A detailed breakdown of named pipes in Murex
Wikipedia describes a named pipe as the following:
In computing, a named pipe (also known as a FIFO for its behavior) is an extension to the traditional pipe concept on Unix and Unix-like systems, and is one of the methods of inter-process communication (IPC). The concept is also found in OS/2 and Microsoft Windows, although the semantics differ substantially. A traditional pipe is “unnamed” and lasts only as long as the process. A named pipe, however, can last as long as the system is up, beyond the life of the process. It can be deleted if no longer used. Usually a named pipe appears as a file, and generally processes attach to it for IPC.
Where Murex differs from standard Linux/UNIX is that named pipes are not special files but rather an object or construct within the shell runtime. This allows for more user friendly tooling and syntactic sugar to implemented around it while largely still having the same functionality as a more traditional file based named pipe.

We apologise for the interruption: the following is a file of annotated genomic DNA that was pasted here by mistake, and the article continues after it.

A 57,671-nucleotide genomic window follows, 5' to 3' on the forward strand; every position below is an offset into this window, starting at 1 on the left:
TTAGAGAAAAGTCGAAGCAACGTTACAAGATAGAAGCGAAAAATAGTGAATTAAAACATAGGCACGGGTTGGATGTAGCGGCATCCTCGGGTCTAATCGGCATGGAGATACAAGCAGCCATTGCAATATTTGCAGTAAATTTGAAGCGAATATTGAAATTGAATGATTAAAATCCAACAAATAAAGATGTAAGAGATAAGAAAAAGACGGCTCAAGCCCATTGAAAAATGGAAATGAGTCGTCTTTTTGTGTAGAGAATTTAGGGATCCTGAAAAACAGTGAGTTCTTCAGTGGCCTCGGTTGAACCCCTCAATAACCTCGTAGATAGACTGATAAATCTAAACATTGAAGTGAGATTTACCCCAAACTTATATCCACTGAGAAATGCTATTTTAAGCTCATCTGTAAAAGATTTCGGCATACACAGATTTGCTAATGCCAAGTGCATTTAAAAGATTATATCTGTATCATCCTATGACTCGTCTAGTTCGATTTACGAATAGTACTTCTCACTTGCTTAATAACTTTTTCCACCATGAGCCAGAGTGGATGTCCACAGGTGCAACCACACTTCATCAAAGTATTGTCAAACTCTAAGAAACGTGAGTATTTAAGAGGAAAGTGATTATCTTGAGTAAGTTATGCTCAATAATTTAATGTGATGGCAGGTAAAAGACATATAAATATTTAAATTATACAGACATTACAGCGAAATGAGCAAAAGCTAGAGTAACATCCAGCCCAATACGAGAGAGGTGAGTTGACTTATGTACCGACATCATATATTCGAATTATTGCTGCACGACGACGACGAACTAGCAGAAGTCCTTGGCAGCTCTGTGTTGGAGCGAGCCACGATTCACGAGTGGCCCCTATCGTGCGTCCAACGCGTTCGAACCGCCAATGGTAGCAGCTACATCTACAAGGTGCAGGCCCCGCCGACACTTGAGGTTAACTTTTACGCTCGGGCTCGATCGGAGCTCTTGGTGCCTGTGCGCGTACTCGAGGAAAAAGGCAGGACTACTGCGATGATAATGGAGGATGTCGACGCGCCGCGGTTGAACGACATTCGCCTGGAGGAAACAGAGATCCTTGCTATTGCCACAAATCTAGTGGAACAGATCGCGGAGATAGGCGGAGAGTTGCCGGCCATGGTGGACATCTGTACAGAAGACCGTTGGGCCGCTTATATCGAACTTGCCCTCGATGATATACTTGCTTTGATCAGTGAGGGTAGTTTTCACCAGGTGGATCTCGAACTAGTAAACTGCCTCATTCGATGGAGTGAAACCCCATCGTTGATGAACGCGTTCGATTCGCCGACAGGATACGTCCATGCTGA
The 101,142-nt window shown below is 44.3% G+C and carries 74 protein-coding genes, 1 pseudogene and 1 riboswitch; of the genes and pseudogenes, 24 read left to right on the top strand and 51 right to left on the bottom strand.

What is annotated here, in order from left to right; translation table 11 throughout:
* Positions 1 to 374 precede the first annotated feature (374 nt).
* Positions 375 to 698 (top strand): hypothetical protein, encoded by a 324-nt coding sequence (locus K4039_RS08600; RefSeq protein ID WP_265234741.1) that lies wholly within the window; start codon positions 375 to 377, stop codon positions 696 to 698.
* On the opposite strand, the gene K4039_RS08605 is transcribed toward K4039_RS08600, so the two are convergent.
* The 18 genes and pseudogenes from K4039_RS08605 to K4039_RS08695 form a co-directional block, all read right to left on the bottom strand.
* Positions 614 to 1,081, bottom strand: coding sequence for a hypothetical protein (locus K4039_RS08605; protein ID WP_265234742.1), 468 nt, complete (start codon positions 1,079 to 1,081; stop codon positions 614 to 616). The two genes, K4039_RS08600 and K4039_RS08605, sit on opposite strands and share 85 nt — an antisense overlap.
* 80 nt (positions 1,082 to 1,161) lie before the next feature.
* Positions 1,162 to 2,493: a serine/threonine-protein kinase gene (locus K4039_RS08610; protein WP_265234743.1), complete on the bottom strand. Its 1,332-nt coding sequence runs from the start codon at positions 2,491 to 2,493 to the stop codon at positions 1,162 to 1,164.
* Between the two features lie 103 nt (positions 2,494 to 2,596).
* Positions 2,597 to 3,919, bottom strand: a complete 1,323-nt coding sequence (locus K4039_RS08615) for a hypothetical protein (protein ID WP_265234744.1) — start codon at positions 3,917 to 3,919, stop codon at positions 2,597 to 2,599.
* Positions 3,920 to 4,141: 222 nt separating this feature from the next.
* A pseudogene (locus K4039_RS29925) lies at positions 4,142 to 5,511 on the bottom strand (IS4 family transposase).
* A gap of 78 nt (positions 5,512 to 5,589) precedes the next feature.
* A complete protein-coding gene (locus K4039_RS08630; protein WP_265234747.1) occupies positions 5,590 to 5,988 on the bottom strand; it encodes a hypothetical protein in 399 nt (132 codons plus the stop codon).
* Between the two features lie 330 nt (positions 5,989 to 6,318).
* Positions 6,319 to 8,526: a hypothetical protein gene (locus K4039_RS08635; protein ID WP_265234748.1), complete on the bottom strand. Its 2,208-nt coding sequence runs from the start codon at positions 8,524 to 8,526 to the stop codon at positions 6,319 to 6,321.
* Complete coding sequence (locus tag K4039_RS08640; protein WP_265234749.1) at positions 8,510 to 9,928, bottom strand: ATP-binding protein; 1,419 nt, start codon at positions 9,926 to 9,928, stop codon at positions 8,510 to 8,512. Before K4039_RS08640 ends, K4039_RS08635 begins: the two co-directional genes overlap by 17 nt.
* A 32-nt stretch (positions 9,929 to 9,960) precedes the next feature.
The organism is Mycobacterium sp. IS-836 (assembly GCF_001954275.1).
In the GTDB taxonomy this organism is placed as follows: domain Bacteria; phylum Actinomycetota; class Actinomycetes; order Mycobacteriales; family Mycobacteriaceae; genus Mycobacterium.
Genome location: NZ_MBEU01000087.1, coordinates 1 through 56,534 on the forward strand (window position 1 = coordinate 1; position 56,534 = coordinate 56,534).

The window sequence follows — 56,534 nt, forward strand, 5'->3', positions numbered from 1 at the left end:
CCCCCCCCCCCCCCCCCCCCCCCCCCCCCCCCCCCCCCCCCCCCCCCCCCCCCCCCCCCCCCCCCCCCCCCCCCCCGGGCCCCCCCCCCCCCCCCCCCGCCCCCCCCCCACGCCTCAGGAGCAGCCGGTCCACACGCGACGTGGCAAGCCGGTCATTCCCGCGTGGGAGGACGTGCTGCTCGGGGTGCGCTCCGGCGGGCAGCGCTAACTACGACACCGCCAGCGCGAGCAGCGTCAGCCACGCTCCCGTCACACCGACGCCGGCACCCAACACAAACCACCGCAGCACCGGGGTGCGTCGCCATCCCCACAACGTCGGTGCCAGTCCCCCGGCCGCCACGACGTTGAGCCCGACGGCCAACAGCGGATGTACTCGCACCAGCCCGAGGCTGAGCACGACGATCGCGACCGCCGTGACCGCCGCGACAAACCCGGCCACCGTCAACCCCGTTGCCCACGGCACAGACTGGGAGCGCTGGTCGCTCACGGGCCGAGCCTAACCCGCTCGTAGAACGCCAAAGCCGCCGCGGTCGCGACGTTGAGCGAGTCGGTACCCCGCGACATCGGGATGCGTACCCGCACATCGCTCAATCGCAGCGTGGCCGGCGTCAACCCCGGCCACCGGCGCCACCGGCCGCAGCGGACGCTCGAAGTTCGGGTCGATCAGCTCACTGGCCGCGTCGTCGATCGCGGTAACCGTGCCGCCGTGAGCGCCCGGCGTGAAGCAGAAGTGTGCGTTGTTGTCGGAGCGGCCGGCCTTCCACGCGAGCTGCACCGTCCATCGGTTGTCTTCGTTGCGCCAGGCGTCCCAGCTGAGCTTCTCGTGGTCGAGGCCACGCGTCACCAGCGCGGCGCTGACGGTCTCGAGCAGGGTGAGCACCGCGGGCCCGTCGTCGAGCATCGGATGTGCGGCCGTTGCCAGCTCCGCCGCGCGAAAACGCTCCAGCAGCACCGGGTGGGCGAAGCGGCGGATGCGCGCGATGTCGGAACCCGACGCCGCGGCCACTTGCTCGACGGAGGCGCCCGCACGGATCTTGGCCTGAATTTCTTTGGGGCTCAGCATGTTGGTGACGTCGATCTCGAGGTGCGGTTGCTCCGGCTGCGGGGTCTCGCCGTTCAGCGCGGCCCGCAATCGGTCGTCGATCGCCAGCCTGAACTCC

In Murex, named pipes are described in code as a value inside angle brackets. There are four named pipes pre-configured:
<err> (STDERR), and
<null> (/dev/null equivalent).
You can call a named pipe as either a method, function, or parameter.
As a method:
<in> -> command parameter1 parameter2 parameter3
**As a function:
command parameter1 parameter2 parameter3 -> <out>
**As a parameter:
command <out> <!err> parameter1 parameter2 parameter3
read-named-pipe: Reads from a Murex named pipe
<stdin>: Read the STDIN belonging to the parent code block
test: Murex’s test framework - define tests, run tests and debug shell scripts
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